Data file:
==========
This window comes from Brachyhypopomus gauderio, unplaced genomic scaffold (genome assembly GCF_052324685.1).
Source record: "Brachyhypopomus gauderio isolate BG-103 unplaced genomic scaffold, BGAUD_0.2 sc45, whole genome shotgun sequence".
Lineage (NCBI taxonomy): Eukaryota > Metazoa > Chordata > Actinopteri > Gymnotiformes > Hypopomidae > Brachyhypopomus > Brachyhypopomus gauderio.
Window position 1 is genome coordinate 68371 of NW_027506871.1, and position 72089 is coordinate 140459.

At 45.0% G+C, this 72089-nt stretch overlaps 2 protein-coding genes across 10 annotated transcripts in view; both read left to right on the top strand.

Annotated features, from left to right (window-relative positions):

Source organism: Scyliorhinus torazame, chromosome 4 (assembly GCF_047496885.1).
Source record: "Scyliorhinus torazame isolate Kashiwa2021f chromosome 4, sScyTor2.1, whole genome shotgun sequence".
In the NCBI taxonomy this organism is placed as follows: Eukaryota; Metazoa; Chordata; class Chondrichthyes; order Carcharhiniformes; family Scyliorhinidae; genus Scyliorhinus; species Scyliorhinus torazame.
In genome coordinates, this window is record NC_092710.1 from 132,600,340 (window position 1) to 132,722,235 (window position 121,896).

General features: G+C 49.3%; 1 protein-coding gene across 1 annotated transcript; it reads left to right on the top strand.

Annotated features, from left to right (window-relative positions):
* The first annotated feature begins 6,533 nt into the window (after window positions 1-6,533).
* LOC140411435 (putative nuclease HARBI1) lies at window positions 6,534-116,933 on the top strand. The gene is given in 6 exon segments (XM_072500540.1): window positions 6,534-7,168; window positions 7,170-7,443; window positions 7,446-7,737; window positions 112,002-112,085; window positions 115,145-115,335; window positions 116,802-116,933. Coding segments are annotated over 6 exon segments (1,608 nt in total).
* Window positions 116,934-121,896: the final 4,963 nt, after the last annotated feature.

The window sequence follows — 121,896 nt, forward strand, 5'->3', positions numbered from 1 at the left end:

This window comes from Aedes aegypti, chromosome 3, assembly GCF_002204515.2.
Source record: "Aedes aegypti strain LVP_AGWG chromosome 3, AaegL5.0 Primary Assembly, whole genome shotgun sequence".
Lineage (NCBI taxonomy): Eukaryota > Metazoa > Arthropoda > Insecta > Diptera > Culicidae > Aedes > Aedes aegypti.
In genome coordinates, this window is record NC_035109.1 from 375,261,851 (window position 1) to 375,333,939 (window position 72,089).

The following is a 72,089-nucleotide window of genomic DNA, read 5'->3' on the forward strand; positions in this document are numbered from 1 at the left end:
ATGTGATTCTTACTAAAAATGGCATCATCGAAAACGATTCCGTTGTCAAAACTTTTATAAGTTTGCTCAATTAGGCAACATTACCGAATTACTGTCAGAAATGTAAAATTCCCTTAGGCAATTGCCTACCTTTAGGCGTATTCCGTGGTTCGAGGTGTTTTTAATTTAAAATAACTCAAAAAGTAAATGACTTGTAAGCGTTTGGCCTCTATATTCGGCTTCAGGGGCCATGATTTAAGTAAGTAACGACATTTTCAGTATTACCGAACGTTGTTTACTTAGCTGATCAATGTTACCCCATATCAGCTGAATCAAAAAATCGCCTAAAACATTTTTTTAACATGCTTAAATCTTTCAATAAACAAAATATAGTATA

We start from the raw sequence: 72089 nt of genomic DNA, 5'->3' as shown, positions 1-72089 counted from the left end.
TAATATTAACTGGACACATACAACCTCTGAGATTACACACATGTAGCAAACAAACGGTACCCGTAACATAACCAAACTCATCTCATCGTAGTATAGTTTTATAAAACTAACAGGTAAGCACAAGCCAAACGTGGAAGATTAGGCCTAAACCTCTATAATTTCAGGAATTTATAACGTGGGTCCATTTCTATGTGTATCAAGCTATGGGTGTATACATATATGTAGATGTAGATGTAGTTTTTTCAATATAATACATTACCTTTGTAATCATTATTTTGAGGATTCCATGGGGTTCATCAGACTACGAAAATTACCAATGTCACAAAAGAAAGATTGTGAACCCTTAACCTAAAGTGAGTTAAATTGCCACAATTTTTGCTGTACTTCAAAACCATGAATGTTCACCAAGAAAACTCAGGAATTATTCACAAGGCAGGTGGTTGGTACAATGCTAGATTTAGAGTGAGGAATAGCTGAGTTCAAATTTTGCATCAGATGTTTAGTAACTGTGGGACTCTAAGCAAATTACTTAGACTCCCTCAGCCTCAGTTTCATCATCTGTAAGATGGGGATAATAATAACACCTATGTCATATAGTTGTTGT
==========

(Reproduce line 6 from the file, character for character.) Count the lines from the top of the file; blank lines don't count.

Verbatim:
Annotated features, from left to right (window-relative positions):